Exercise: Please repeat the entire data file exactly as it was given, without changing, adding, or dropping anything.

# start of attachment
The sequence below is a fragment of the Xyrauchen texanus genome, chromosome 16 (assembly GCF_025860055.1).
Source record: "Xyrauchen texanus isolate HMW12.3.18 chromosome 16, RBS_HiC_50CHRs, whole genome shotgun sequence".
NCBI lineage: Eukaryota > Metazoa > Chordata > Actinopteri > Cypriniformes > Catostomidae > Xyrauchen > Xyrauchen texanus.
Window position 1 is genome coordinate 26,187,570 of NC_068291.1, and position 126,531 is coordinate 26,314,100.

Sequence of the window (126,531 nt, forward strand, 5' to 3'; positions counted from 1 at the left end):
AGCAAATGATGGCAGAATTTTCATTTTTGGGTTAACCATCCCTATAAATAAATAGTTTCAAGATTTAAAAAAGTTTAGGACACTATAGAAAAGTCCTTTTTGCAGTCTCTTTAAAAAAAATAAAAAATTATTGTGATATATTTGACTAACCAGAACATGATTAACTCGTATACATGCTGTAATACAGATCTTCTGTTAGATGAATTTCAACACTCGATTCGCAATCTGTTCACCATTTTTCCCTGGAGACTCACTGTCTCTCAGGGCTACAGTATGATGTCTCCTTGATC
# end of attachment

The sequence below is a fragment of the Xyrauchen texanus genome, chromosome 16 (assembly GCF_025860055.1).
Source record: "Xyrauchen texanus isolate HMW12.3.18 chromosome 16, RBS_HiC_50CHRs, whole genome shotgun sequence".
NCBI lineage: Eukaryota > Metazoa > Chordata > Actinopteri > Cypriniformes > Catostomidae > Xyrauchen > Xyrauchen texanus.
Window position 1 is genome coordinate 26,187,570 of NC_068291.1, and position 126,531 is coordinate 26,314,100.

Sequence of the window (126,531 nt, forward strand, 5' to 3'; positions counted from 1 at the left end):
AGCAAATGATGGCAGAATTTTCATTTTTGGGTTAACCATCCCTATAAATAAATAGTTTCAAGATTTAAAAAAGTTTAGGACACTATAGAAAAGTCCTTTTTGCAGTCTCTTTAAAAAAAATAAAAAATTATTGTGATATATTTGACTAACCAGAACATGATTAACTCGTATACATGCTGTAATACAGATCTTCTGTTAGATGAATTTCAACACTCGATTCGCAATCTGTTCACCATTTTTCCCTGGAGACTCACTGTCTCTCAGGGCTACAGTATGATGTCTCCTTGATC